A legendary white horse is the focus of reverence at the Bach Ma Temple. (JGA photo)

Out and about in this warren of busy streets and alleys, there are plenty of attractions to divert a visitor’s attention for the better part of a day. In an earlier time, each guild had a communal temple dedicated to the legendary founder of its craft. Without showing favor, these often combined elements of Taoist myth and Confucian deference with worship of the historical Buddha.

Few remain today, but I found the Hương Tượng temple on Phõ Mã Mây to be especially worth a visit. It is said to have been built to honor the patron saint of the original city of Thăng Long (“rising dragon”) when it was founded by King Lý Thái Tổ in 1010, and is a Vietnam national heritage site. Reconstruction in the 18th and 19th centuries restored much of its original six-section design, including a sanctuary, incense chamber and ceremonial hall.

Lesser but far more colorful temples and pagodas may be found down small alleys in the same vicinity.

Pedestrians pause to offer prayers outside the Bach Ma Temple. (JGA photo)

But the most popular spot for casual prayers is the Bạch Mã temple, also credited to Lý Thái Tổ, clearly a man who knew how to express his gratitude. At its heart is a statue of a white horse fabled to have directed the monarch to this very spot, around which he erected his original city walls. Today, even when the massive, red wooden doors are closed, supplicants gather on Hàng Buôm to offer devotion.

Getting medieval

Only one of the original city portals — the Quan Chưởng, or east gate — remains standing today. It is a decidedly medieval-looking structure, suitable for a feudal castle, its arched entry framed by grey stone and discolored brick. But the motorbikes that endlessly zoom through the portal, and the colorful apartment houses that rise high above it, make clear that this is the 21st century, not the 15th.

The Quan Chưởng, or east gate, is the only portal still standing of the ancient city wall. (JGA photo)

The gate isn’t far from the Đồng Xuân Market, the largest market under one roof in the north of Vietnam. Its three stories are divided into stalls selling everything from household goods and clothing to fresh farm produce, fish and just-butchered meats. The market was originally built by the French in 1889, combining two earlier neighborhood markets, and has been frequently renovated, notably in 1994 after a disastrous fire.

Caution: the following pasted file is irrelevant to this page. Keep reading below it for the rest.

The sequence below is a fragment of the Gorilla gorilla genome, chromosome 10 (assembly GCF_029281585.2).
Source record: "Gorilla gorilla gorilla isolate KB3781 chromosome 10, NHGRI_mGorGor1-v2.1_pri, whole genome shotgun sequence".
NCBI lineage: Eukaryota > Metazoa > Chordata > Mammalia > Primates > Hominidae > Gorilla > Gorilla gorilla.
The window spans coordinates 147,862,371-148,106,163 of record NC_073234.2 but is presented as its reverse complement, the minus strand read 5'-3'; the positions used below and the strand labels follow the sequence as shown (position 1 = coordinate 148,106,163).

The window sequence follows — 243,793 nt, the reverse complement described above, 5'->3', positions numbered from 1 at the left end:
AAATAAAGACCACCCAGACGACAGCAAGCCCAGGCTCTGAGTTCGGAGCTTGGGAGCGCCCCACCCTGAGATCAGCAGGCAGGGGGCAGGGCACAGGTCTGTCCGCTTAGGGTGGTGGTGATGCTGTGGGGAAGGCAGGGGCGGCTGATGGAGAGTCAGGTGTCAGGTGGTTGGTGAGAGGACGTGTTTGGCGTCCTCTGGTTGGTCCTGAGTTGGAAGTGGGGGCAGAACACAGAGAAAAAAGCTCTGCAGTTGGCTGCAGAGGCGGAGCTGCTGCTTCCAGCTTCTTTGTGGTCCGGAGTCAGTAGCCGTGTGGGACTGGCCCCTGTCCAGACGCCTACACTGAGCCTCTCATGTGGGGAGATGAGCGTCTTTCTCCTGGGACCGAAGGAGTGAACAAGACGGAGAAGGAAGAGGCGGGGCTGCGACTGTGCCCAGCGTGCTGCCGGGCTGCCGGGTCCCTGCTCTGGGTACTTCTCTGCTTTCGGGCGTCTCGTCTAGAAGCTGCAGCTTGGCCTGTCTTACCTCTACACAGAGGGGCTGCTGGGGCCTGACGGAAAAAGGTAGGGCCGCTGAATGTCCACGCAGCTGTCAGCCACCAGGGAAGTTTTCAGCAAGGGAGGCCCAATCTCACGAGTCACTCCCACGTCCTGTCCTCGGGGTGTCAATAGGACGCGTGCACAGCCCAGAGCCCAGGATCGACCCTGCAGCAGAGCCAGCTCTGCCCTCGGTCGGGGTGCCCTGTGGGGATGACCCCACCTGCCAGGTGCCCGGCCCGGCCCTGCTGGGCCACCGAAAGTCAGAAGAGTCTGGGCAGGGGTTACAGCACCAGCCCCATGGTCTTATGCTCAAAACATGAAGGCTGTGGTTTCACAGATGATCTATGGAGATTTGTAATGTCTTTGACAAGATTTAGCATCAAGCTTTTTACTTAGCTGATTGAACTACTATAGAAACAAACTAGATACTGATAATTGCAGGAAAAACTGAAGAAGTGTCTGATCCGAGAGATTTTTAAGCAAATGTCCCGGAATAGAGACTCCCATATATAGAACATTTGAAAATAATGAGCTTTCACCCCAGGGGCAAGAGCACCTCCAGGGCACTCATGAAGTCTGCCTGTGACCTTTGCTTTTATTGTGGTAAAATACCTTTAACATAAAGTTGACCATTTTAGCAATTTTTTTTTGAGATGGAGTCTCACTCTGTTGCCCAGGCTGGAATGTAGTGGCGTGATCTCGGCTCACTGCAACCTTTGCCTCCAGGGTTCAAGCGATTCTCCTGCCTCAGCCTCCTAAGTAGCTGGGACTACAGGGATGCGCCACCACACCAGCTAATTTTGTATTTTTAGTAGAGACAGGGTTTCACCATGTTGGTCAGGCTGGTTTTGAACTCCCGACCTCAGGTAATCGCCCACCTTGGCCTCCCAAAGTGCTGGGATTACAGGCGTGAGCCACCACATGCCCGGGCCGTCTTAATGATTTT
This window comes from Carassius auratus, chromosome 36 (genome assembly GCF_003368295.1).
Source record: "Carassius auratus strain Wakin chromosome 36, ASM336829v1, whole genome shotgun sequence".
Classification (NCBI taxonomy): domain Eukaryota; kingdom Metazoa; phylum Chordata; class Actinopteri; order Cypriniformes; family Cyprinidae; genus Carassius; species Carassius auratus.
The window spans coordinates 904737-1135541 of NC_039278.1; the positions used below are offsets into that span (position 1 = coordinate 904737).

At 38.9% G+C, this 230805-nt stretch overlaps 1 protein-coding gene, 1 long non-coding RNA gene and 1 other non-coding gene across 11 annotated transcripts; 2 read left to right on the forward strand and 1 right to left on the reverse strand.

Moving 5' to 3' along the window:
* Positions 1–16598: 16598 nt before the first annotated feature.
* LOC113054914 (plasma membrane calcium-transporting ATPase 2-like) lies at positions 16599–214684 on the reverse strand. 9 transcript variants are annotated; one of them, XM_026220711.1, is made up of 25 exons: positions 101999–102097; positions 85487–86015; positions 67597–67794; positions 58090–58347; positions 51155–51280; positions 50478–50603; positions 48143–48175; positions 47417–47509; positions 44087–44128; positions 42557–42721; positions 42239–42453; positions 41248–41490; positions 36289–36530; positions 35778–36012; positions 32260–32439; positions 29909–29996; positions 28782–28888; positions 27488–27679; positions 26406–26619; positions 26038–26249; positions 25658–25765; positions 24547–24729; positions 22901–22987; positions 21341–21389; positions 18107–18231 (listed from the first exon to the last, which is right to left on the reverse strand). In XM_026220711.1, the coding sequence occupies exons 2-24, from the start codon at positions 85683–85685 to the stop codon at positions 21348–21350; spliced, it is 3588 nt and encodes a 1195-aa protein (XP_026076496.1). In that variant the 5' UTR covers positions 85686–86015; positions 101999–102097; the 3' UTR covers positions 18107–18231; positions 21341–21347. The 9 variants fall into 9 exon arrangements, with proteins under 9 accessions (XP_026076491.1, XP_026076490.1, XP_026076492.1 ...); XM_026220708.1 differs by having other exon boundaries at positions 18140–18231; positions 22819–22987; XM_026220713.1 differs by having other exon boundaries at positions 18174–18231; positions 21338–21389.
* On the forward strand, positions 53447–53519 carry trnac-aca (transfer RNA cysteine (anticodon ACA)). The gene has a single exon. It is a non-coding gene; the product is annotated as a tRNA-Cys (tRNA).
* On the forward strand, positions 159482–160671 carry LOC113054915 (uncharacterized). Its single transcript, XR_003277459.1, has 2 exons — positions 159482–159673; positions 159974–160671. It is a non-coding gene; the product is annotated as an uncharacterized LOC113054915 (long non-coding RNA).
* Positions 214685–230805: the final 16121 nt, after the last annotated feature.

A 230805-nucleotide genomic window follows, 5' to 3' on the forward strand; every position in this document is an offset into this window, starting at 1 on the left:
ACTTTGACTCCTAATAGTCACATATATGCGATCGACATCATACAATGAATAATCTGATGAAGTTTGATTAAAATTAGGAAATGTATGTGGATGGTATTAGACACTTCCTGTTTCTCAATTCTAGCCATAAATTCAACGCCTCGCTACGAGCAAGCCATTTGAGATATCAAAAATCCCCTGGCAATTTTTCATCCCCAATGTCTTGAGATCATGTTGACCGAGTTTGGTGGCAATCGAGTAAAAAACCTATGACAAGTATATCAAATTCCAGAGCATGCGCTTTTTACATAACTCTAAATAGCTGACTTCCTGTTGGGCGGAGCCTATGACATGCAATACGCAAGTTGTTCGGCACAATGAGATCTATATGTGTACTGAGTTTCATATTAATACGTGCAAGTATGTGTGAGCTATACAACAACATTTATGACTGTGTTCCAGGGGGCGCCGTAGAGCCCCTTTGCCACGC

Inside and outside the market, and along streets leading in all directions, street food vendors set up shop from morning to late night. Seafood — notably, a bewildering range of snails (ốc) and shellfish — is especially popular, served grilled, steamed or simmered in rich noodle soups.

Restaurant owners await a surge in early-evening business along Ta Hien street. (JGA photo)

As the sun sets and day becomes night, attention turns to the central blocks of Phõ Tà Hiên, not far from the Bạch Mã temple. Here and on Phõ Mã Mây are the Old Quarter’s greatest concentration of cheap hotels and hostels, and backpacker-friendly pubs.

Unlike Saigon, Hanoi is not a city noted for its nightlife. Indeed, during the Covid period, most bars have been closing by 9 p.m., if they open at all. But open-air restaurants on both sides of Tà Hiên continue to fill the narrow lane with tables and chairs in the hope that their once-bustling business will soon return to pre-pandemic normal.

Colorful temples are discreetly hidden down narrow alleys off Hang Buom street. (JGA photo)
An artist has added a window to his colorful residential street, even where there wasn’t one. (JGA photo)
A small child studies a mysterious visitor at the doors of the Bach Ma Temple. (JGA photo)
One of scores of ancient streets in Hanoi’s Old Quarter. (JGA photo)

Published by John Gottberg Anderson

Writer-photographer specializing in travel and food subjects ... member of the Society of American Travel Writers for more than 20 years ... former editor for the Los Angeles Times and France's Michelin Guides, among others